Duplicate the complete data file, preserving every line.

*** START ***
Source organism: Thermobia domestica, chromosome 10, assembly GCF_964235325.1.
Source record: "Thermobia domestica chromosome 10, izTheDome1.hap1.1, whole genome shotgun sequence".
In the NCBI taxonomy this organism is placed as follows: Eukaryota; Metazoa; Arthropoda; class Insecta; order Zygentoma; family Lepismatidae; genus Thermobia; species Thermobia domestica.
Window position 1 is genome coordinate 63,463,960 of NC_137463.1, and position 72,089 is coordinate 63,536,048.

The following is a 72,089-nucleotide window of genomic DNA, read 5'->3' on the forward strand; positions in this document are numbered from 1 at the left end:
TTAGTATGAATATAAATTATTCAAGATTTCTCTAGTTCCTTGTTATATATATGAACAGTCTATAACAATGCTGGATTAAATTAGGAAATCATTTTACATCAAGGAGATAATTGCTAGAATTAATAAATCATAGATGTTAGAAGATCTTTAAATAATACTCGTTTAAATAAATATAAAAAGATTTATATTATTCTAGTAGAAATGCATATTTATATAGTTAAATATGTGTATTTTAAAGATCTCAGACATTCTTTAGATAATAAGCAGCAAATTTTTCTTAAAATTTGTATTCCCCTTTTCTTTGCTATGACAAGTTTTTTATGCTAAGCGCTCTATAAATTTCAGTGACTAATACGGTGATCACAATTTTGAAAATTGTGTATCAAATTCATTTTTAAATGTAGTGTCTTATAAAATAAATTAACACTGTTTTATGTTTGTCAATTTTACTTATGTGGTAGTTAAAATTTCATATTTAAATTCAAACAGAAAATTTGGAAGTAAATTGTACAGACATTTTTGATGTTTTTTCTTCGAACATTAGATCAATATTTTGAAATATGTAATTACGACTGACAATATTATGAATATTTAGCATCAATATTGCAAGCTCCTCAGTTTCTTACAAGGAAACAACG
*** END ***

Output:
Source organism: Thermobia domestica, chromosome 10, assembly GCF_964235325.1.
Source record: "Thermobia domestica chromosome 10, izTheDome1.hap1.1, whole genome shotgun sequence".
In the NCBI taxonomy this organism is placed as follows: Eukaryota; Metazoa; Arthropoda; class Insecta; order Zygentoma; family Lepismatidae; genus Thermobia; species Thermobia domestica.
Window position 1 is genome coordinate 63,463,960 of NC_137463.1, and position 72,089 is coordinate 63,536,048.

The following is a 72,089-nucleotide window of genomic DNA, read 5'->3' on the forward strand; positions in this document are numbered from 1 at the left end:
TTAGTATGAATATAAATTATTCAAGATTTCTCTAGTTCCTTGTTATATATATGAACAGTCTATAACAATGCTGGATTAAATTAGGAAATCATTTTACATCAAGGAGATAATTGCTAGAATTAATAAATCATAGATGTTAGAAGATCTTTAAATAATACTCGTTTAAATAAATATAAAAAGATTTATATTATTCTAGTAGAAATGCATATTTATATAGTTAAATATGTGTATTTTAAAGATCTCAGACATTCTTTAGATAATAAGCAGCAAATTTTTCTTAAAATTTGTATTCCCCTTTTCTTTGCTATGACAAGTTTTTTATGCTAAGCGCTCTATAAATTTCAGTGACTAATACGGTGATCACAATTTTGAAAATTGTGTATCAAATTCATTTTTAAATGTAGTGTCTTATAAAATAAATTAACACTGTTTTATGTTTGTCAATTTTACTTATGTGGTAGTTAAAATTTCATATTTAAATTCAAACAGAAAATTTGGAAGTAAATTGTACAGACATTTTTGATGTTTTTTCTTCGAACATTAGATCAATATTTTGAAATATGTAATTACGACTGACAATATTATGAATATTTAGCATCAATATTGCAAGCTCCTCAGTTTCTTACAAGGAAACAACG